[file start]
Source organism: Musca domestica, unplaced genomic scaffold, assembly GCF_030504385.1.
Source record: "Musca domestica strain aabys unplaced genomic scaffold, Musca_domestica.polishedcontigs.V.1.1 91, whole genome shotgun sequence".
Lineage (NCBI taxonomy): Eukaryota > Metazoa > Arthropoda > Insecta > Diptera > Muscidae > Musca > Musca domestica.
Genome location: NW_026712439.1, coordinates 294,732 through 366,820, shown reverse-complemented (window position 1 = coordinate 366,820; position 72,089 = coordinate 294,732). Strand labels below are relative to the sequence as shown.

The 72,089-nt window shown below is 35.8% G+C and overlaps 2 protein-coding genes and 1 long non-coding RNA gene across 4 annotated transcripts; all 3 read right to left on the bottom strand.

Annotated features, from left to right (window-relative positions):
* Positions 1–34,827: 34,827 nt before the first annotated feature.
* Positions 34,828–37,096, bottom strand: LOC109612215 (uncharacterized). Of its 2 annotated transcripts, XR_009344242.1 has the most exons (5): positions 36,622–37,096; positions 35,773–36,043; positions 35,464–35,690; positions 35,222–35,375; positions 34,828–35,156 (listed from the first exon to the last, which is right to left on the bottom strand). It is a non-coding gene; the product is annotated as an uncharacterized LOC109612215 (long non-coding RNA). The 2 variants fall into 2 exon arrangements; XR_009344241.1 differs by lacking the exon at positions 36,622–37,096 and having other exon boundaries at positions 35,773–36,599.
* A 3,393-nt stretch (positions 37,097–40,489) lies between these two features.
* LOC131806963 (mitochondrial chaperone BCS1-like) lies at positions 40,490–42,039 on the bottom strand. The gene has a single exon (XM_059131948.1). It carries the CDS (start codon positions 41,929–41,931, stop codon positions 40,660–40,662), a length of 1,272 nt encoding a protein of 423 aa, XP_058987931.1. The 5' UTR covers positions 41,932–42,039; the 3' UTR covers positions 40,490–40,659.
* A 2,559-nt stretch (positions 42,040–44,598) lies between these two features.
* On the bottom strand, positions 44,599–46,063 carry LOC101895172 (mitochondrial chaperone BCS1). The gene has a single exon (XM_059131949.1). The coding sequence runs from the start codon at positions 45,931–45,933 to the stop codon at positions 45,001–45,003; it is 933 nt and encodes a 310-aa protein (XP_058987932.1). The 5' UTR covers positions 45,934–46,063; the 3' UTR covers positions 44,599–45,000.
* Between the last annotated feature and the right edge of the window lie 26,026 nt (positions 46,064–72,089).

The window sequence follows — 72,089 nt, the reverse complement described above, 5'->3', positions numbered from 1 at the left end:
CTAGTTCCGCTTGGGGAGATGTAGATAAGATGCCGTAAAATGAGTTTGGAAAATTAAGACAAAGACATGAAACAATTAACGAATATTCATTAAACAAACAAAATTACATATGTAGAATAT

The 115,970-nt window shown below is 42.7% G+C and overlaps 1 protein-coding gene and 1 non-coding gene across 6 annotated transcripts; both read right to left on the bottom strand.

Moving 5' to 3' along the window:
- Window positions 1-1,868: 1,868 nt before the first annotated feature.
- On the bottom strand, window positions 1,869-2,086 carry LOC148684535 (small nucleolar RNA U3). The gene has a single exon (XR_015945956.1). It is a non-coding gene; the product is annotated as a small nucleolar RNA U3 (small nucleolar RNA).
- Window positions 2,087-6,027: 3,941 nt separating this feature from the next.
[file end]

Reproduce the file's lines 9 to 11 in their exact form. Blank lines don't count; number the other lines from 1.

* A 3,393-nt stretch (positions 37,097–40,489) lies between these two features.
* LOC131806963 (mitochondrial chaperone BCS1-like) lies at positions 40,490–42,039 on the bottom strand. The gene has a single exon (XM_059131948.1). It carries the CDS (start codon positions 41,929–41,931, stop codon positions 40,660–40,662), a length of 1,272 nt encoding a protein of 423 aa, XP_058987931.1. The 5' UTR covers positions 41,932–42,039; the 3' UTR covers positions 40,490–40,659.
* A 2,559-nt stretch (positions 42,040–44,598) lies between these two features.